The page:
Difference between revisions of "SQTS"

From Textbook of Cardiology
Jump to navigation Jump to search
(Created page with "There is controversy whether short QT intervals are associated with sudden death. One trial found QTc intervals < 300ms to be associated with sudden death.<cite>Gaita</cite> Howe...")
 
Line 1: Line 1:
There is controversy whether short QT intervals are associated with sudden death. One trial found QTc intervals < 300ms to be associated with sudden death.<cite>Gaita</cite> However, a recent Finnish study in a random selection of healthy subjects (n=10 822) did not find an increased incidence of sudden death in patients with short QTc intervals. They defined QTc < 320ms as 'very short' and QTc < 340ms as 'short'. In total, 15 deaths occured in the group with QTc <340ms, with only one possible sudden death (cause of death unknown). They used Friderica's method for QTc correction: [[Image:Fridericia.png|100px]].<cite>Fridericia</cite> They conclude that the ECG is not a good screening tool to find patients with a short QTc interval at risk of sudden death.<cite>Anttonen</cite>
+
<i>Auteur: Louise R.A. Olde Nordkamp</i>
[[File:Sqts.svg|thumb|Precordial ECG tracings of a patient with SQTS]]
+
<i>Supervisor: Arthur A.M. Wilde</i>
 +
 
 +
The '''short QT syndrome''' is a very rare syndrome characterized by an abnormally short QT interval and increased risk of ventricular fibrillation and cardiac death.
 +
 
 +
==Clinical diagnosis==
 +
[[Image:ShortQT_syndrome_patient.png|thumb|right]]
 +
The diagnosis is based on the presence a short QT interval, in which the upper limit is mostly set on 330 ms. Males are more often affected than women. A history of cardiac arrest is present in one-third. Patients are at risk for both atrial arrhythmias (AF) and ventricular arrhythmias (VT/VF).
 +
 
 +
==Physical examination==
 +
Patients can present with symptoms of arrhythmias:
 +
*Out-of-hospital-cardiac-arrest
 +
*Syncope, pre-syncope (weakness, lightheadedness, dizziness)
 +
 
 +
==ECG tests==
 +
[[Image:Bazett.png|thumb|left]]
 +
The ECG demonstrates a corrected QT interval significantly below the limit of normal (<330 ms). Additionally, notable ECG findings are the presence of a sharp T-wave beginning at the end of the QRS complex, preceded by a brief or absent ST-segment. Exercise electrocardiographic studies in SQTS patients also characteristically reveal a non-physiologic lack of QT shortening at increased heart rates.  
 +
 
 +
==Genetic diagnosis==
 +
[[Image:ShortQT_syndrome_mechanism.png|thumb|left]]
 +
In a quarter of the patients a mutation is found, predominantly in the KCNH2 gene (SQTS1). This gain-of-function mutation causes an increase in the potassium efflux and, subsequently, to a decrease of the myocyte refractory period. Mutations in the KCNQ1, KCNJ2 and possibly CACNxxx genes are also associated with the SQTS.
 +
 
 +
==Risk Stratification==
 +
Risk stratification in SQTS is still ill-defined and should be done by a specialized cardio-genetic cardiologist.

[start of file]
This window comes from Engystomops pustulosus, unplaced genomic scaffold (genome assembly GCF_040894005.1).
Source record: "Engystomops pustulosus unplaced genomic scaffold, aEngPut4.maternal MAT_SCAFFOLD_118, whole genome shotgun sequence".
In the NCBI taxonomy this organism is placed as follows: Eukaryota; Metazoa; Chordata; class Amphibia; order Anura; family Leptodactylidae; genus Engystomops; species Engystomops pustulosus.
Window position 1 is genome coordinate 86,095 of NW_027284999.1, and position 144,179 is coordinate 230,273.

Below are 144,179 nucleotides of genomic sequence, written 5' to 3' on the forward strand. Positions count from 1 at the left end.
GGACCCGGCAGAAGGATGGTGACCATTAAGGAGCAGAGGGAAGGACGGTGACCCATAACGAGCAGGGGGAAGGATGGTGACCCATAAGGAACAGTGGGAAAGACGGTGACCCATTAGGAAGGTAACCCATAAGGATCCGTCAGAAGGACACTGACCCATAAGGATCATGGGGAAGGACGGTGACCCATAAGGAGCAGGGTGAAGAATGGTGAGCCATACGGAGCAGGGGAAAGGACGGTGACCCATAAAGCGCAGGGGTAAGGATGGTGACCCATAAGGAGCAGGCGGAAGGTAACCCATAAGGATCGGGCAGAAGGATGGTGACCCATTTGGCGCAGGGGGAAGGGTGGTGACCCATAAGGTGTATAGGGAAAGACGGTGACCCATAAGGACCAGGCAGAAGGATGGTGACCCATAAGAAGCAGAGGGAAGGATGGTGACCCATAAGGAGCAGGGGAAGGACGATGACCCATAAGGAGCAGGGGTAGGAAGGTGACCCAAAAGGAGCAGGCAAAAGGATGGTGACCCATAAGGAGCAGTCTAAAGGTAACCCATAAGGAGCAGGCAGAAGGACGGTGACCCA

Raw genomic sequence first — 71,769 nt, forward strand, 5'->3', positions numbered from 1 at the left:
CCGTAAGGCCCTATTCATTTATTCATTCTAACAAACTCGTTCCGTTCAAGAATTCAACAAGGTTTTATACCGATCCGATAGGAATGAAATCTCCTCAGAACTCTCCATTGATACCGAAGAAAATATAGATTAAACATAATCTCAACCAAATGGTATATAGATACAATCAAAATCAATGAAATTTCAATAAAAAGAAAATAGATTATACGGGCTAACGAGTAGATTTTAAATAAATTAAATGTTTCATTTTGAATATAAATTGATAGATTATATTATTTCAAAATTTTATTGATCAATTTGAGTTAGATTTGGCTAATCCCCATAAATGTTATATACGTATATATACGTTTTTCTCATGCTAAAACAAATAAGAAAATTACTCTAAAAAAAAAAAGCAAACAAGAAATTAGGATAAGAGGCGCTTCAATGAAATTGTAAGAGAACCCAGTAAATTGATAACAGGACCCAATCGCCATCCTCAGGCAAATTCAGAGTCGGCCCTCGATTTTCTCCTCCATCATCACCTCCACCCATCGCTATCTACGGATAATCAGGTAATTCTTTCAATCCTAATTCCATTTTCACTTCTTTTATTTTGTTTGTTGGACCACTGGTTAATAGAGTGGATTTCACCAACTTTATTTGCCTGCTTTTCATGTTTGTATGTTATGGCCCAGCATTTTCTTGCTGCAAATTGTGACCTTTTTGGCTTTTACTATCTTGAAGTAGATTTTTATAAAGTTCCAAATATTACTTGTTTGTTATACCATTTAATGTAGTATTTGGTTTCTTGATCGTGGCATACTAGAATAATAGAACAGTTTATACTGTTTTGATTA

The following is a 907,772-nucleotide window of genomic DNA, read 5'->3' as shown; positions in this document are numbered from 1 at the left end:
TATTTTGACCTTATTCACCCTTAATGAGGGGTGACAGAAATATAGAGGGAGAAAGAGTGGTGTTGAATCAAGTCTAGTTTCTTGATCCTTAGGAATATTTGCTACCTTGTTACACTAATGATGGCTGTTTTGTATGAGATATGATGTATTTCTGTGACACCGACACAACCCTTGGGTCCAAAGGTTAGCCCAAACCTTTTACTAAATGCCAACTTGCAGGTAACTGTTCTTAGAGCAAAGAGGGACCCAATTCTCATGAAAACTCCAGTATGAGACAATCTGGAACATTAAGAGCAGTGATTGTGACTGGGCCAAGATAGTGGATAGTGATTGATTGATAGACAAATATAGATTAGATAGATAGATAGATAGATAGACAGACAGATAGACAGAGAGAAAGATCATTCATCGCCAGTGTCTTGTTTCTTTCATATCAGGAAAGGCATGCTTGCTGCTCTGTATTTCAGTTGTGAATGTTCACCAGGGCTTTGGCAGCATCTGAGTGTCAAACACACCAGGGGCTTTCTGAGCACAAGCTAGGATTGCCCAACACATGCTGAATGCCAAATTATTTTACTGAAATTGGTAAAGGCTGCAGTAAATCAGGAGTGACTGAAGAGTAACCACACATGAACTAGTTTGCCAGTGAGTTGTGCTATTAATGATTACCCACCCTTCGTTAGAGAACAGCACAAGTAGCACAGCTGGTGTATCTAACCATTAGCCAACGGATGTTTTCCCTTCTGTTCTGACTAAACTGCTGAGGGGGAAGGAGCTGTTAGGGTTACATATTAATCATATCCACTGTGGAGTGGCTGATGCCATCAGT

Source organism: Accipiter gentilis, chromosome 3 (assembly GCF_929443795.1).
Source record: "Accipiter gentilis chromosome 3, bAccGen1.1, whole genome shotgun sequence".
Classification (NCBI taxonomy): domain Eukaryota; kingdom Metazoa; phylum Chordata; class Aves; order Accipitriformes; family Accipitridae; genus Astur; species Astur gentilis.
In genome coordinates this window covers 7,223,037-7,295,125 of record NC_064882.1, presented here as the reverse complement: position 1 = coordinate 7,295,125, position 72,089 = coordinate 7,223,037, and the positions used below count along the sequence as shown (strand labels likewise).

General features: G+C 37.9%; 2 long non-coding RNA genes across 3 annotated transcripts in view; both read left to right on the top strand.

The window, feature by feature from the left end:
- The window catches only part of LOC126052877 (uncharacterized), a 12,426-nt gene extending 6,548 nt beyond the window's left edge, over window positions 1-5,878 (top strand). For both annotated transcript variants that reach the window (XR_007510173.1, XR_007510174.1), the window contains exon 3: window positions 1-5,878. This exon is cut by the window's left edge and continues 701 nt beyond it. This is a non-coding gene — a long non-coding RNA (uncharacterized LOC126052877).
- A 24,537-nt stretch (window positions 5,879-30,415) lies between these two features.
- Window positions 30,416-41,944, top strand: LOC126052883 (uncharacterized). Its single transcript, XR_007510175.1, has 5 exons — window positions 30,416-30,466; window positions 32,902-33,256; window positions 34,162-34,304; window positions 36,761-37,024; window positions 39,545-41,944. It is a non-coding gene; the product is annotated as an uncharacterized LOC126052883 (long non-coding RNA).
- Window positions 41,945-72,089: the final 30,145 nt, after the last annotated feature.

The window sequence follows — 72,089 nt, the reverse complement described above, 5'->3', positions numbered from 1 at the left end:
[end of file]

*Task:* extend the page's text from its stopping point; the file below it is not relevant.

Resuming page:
+
 
 +
==Treatment==
 +
Hydroquinidine is suggested for normalization of the QT interval in patients with a KCNH2 mutation. ICD therapy is advised in SQTS patients for secondary prevention of sudden cardiac death and could be considered
 +
 
 +
 
 
== References ==
 
== References ==
 
<biblio>
 
<biblio>
#bazett Bazett HC. ''An analysis of the time-relations of electrocardiograms''. Heart 1920;7:353-370.
+
#Giustetto pmid=16926178
#Lepeschkin pmid=14954534
+
#Giustetto2 pmid=21798421
#Gaita pmid=12925462
+
#Patel pmid=20716721
#Anttonen pmid=17679619
 
#Fridericia Fridericia LS. ''Die Systolendauer im Elektrokardiogramm bei normalen
 
Menschen und bei Herzkranken''. Acta Med Scand. 1920;53:469–486.
 
 
</biblio>
 
</biblio>

Revision as of 01:44, 25 March 2013

Auteur: Louise R.A. Olde Nordkamp Supervisor: Arthur A.M. Wilde

The short QT syndrome is a very rare syndrome characterized by an abnormally short QT interval and increased risk of ventricular fibrillation and cardiac death.

Clinical diagnosis

ShortQT syndrome patient.png

The diagnosis is based on the presence a short QT interval, in which the upper limit is mostly set on 330 ms. Males are more often affected than women. A history of cardiac arrest is present in one-third. Patients are at risk for both atrial arrhythmias (AF) and ventricular arrhythmias (VT/VF).

Physical examination

Patients can present with symptoms of arrhythmias:

  • Out-of-hospital-cardiac-arrest
  • Syncope, pre-syncope (weakness, lightheadedness, dizziness)

ECG tests

Bazett.png

The ECG demonstrates a corrected QT interval significantly below the limit of normal (<330 ms). Additionally, notable ECG findings are the presence of a sharp T-wave beginning at the end of the QRS complex, preceded by a brief or absent ST-segment. Exercise electrocardiographic studies in SQTS patients also characteristically reveal a non-physiologic lack of QT shortening at increased heart rates.

Genetic diagnosis

ShortQT syndrome mechanism.png

In a quarter of the patients a mutation is found, predominantly in the KCNH2 gene (SQTS1). This gain-of-function mutation causes an increase in the potassium efflux and, subsequently, to a decrease of the myocyte refractory period. Mutations in the KCNQ1, KCNJ2 and possibly CACNxxx genes are also associated with the SQTS.

Risk Stratification

Risk stratification in SQTS is still ill-defined and should be done by a specialized cardio-genetic cardiologist.

Treatment

Hydroquinidine is suggested for normalization of the QT interval in patients with a KCNH2 mutation. ICD therapy is advised in SQTS patients for secondary prevention of sudden cardiac death and could be considered


References

Error fetching PMID 16926178:
Error fetching PMID 21798421:
Error fetching PMID 20716721:
  1. Error fetching PMID 16926178: [Giustetto]
  2. Error fetching PMID 21798421: [Giustetto2]
  3. Error fetching PMID 20716721: [Patel]

All Medline abstracts: PubMed | HubMed